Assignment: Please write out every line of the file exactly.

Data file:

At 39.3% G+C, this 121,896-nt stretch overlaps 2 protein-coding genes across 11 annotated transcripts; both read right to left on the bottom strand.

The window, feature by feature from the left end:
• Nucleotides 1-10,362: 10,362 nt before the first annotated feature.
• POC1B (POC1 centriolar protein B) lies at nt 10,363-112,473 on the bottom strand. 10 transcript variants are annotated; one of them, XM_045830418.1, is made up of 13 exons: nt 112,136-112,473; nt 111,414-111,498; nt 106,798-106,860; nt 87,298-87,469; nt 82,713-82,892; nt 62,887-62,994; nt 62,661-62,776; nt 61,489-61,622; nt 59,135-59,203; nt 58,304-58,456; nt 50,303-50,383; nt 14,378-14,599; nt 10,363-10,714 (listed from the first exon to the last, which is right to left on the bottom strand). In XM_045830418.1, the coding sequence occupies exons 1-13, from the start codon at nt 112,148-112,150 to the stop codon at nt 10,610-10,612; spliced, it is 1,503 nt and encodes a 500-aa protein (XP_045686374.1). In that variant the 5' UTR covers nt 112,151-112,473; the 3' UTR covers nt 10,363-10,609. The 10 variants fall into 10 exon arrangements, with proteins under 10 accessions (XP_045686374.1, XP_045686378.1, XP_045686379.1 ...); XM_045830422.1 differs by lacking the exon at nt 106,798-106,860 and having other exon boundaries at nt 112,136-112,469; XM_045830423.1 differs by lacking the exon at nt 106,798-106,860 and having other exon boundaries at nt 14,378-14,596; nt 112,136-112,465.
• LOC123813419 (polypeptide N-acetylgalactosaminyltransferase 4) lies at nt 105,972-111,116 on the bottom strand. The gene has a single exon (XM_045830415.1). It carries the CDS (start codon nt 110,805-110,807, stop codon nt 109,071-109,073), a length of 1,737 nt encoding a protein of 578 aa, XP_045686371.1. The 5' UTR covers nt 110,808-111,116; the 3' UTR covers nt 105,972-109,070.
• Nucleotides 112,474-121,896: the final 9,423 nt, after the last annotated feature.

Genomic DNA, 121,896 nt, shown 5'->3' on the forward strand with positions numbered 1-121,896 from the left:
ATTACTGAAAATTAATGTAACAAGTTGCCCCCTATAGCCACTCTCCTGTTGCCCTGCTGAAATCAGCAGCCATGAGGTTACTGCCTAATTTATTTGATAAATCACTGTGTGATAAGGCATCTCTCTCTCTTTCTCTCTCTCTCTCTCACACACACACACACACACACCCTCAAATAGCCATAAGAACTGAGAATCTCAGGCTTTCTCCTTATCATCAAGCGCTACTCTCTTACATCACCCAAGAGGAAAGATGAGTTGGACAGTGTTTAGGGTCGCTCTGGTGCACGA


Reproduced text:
At 39.3% G+C, this 121,896-nt stretch overlaps 2 protein-coding genes across 11 annotated transcripts; both read right to left on the bottom strand.

The window, feature by feature from the left end:
• Nucleotides 1-10,362: 10,362 nt before the first annotated feature.
• POC1B (POC1 centriolar protein B) lies at nt 10,363-112,473 on the bottom strand. 10 transcript variants are annotated; one of them, XM_045830418.1, is made up of 13 exons: nt 112,136-112,473; nt 111,414-111,498; nt 106,798-106,860; nt 87,298-87,469; nt 82,713-82,892; nt 62,887-62,994; nt 62,661-62,776; nt 61,489-61,622; nt 59,135-59,203; nt 58,304-58,456; nt 50,303-50,383; nt 14,378-14,599; nt 10,363-10,714 (listed from the first exon to the last, which is right to left on the bottom strand). In XM_045830418.1, the coding sequence occupies exons 1-13, from the start codon at nt 112,148-112,150 to the stop codon at nt 10,610-10,612; spliced, it is 1,503 nt and encodes a 500-aa protein (XP_045686374.1). In that variant the 5' UTR covers nt 112,151-112,473; the 3' UTR covers nt 10,363-10,609. The 10 variants fall into 10 exon arrangements, with proteins under 10 accessions (XP_045686374.1, XP_045686378.1, XP_045686379.1 ...); XM_045830422.1 differs by lacking the exon at nt 106,798-106,860 and having other exon boundaries at nt 112,136-112,469; XM_045830423.1 differs by lacking the exon at nt 106,798-106,860 and having other exon boundaries at nt 14,378-14,596; nt 112,136-112,465.
• LOC123813419 (polypeptide N-acetylgalactosaminyltransferase 4) lies at nt 105,972-111,116 on the bottom strand. The gene has a single exon (XM_045830415.1). It carries the CDS (start codon nt 110,805-110,807, stop codon nt 109,071-109,073), a length of 1,737 nt encoding a protein of 578 aa, XP_045686371.1. The 5' UTR covers nt 110,808-111,116; the 3' UTR covers nt 105,972-109,070.
• Nucleotides 112,474-121,896: the final 9,423 nt, after the last annotated feature.

Genomic DNA, 121,896 nt, shown 5'->3' on the forward strand with positions numbered 1-121,896 from the left:
ATTACTGAAAATTAATGTAACAAGTTGCCCCCTATAGCCACTCTCCTGTTGCCCTGCTGAAATCAGCAGCCATGAGGTTACTGCCTAATTTATTTGATAAATCACTGTGTGATAAGGCATCTCTCTCTCTTTCTCTCTCTCTCTCTCACACACACACACACACACACCCTCAAATAGCCATAAGAACTGAGAATCTCAGGCTTTCTCCTTATCATCAAGCGCTACTCTCTTACATCACCCAAGAGGAAAGATGAGTTGGACAGTGTTTAGGGTCGCTCTGGTGCACGA